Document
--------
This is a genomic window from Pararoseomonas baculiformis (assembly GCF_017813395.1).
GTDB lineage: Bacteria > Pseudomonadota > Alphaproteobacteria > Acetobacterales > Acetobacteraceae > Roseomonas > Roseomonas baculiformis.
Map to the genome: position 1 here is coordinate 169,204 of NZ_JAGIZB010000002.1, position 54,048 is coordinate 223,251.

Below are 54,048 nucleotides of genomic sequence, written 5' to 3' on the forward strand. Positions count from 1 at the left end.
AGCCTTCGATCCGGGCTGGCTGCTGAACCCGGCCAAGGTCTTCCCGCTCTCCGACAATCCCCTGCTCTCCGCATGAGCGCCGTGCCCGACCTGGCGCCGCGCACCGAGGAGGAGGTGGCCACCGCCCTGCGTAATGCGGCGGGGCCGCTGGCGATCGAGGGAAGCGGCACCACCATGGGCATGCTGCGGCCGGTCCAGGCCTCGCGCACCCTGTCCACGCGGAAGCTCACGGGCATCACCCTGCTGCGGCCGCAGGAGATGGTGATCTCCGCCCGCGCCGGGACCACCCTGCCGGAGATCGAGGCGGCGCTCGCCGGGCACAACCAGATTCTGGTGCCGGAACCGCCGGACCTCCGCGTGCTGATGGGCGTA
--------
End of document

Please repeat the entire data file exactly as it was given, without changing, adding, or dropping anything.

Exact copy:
This is a genomic window from Pararoseomonas baculiformis (assembly GCF_017813395.1).
GTDB lineage: Bacteria > Pseudomonadota > Alphaproteobacteria > Acetobacterales > Acetobacteraceae > Roseomonas > Roseomonas baculiformis.
Map to the genome: position 1 here is coordinate 169,204 of NZ_JAGIZB010000002.1, position 54,048 is coordinate 223,251.

Below are 54,048 nucleotides of genomic sequence, written 5' to 3' on the forward strand. Positions count from 1 at the left end.
AGCCTTCGATCCGGGCTGGCTGCTGAACCCGGCCAAGGTCTTCCCGCTCTCCGACAATCCCCTGCTCTCCGCATGAGCGCCGTGCCCGACCTGGCGCCGCGCACCGAGGAGGAGGTGGCCACCGCCCTGCGTAATGCGGCGGGGCCGCTGGCGATCGAGGGAAGCGGCACCACCATGGGCATGCTGCGGCCGGTCCAGGCCTCGCGCACCCTGTCCACGCGGAAGCTCACGGGCATCACCCTGCTGCGGCCGCAGGAGATGGTGATCTCCGCCCGCGCCGGGACCACCCTGCCGGAGATCGAGGCGGCGCTCGCCGGGCACAACCAGATTCTGGTGCCGGAACCGCCGGACCTCCGCGTGCTGATGGGCGTA